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How Vox built a YouTube channel with 10 million subscribers

Hint: We had help.

When Vox launched a dedicated YouTube program seven years ago, it was a team of two, aiming to create a new type of explainer video for the internet. It’s now grown to 31 talented producers, animators, and story editors, who have produced over 1,335 videos, racked up 2.6 billion views, and helped launch shows like Glad You Asked on YouTube Originals, Explained on Netflix, and Level Playing Field on HBO. Vox videos are now watched in over 240 countries by students, educators, and policymakers and have helped bring clarity to everyday questions and the big challenges of the day.

This week, the YouTube channel reached a massive milestone: We officially hit 10 million subscribers on the channel.

To celebrate, we asked VP of Creative Development Joe Posner, Senior Producer Joss Fong, Editorial Director Mona Lalwani, and Managing Producer Valerie Lapinski to explain how we built it, the impact of the Vox video program, and where we’re going.

What has it been like to see Vox video grow over time?

Joe Posner, VP, Creative Development: It’s been such a great adventure. When we started, most newsrooms were making work that was like cable news; some others were making short, character-driven documentaries that might be the kind of thing you’d see at a film festival. We, instead, were most inspired by and aiming for the kinds of things we loved most on YouTube, but making the most of the motion design and animation skills we all had and the journalistic institution we were a part of.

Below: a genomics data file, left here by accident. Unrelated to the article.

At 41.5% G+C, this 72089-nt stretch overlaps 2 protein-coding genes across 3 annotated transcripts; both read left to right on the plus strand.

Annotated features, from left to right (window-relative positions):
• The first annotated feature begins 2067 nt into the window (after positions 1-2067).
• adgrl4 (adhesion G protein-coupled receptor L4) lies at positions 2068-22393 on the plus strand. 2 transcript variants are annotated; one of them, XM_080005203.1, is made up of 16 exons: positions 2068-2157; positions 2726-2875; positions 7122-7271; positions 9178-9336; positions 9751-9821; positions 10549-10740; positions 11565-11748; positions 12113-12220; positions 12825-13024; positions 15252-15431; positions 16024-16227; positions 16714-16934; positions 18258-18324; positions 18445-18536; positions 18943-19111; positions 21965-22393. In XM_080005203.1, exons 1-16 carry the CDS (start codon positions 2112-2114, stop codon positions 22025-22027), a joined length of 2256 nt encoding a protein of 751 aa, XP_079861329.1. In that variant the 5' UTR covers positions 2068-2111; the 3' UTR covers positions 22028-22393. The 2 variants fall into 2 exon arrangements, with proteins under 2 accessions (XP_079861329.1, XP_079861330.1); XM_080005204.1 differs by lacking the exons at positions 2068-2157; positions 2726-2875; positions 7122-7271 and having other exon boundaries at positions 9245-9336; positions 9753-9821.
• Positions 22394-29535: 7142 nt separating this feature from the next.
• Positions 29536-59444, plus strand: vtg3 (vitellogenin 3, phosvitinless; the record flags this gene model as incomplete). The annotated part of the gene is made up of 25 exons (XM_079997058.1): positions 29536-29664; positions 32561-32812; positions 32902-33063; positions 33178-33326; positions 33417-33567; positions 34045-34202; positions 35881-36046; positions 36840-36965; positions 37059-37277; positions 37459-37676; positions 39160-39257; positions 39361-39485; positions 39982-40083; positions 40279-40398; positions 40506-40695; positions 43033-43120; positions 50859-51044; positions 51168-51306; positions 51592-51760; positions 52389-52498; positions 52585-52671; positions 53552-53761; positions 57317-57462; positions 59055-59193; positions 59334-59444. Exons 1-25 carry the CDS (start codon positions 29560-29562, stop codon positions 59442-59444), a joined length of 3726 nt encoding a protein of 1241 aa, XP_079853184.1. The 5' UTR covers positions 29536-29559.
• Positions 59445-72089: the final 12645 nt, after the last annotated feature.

There was, and still is, just a really special culture of collaboration and good-spirited competition on the team. I’m almost constantly in awe of what my teammates make, and it’s their opinions I’m most nervous to hear when I’ve made something new — as the team grew, our standards grew higher, too.

Joss Fong, Senior Producer: In those early days, I truly never imagined that we’d have such a big, impressive team. We were just trying to figure out what a good internet video looked like. We hired people who seemed flexible and eager to learn, and from the very start, everyone who joined the team has shaped what a “Vox video” is, whether through their unique interests or their unique skills.

Mona Lalwani, Editorial Director: Our team has grown consistently, in both size and ability, and our channel reflects that growth. It’s been energizing for me to see our coverage, and our global viewership, expand over the years. Vox established a unique voice and visual format around US politics and policy in the first couple of years, and since then we’ve intentionally pushed our scope and abilities to cover international stories. We care deeply about global affairs, and I hope that we can continue to push ourselves to do more on that front.

What do you see as the driving mission of Vox Video? Has it changed over time?

Valerie Lapinski, Managing Producer: Our official mission has always been “Explain the News,” but I feel that the unspoken agreement we’ve always had with our video audience is “We answer the questions you never knew you had.” We try to home in on questions that are floating around about big issues, but we also take a lot of joy in covering the little mysteries about the world around us, and that extends to our coverage on culture, history, science, design, and everything in between.

I think our commitment to covering things like international affairs has deepened over time, but our major goal of empowering people with understanding remains consistent.

Lalwani: Our mission is to provide a better understanding of the world around us. That could be a news event, an overlooked chapter in history, the most feared song in jazz, or a mystery behind a photograph. We’re fully driven by our curiosity, and I’m glad that our ability to ask the right, and sometimes completely bizarre, questions hasn’t diminished over time. While our core mission hasn’t changed, our execution continues to evolve. We’re always looking for new ways to deliver explanations, and I think that’s the force that pushes us forward.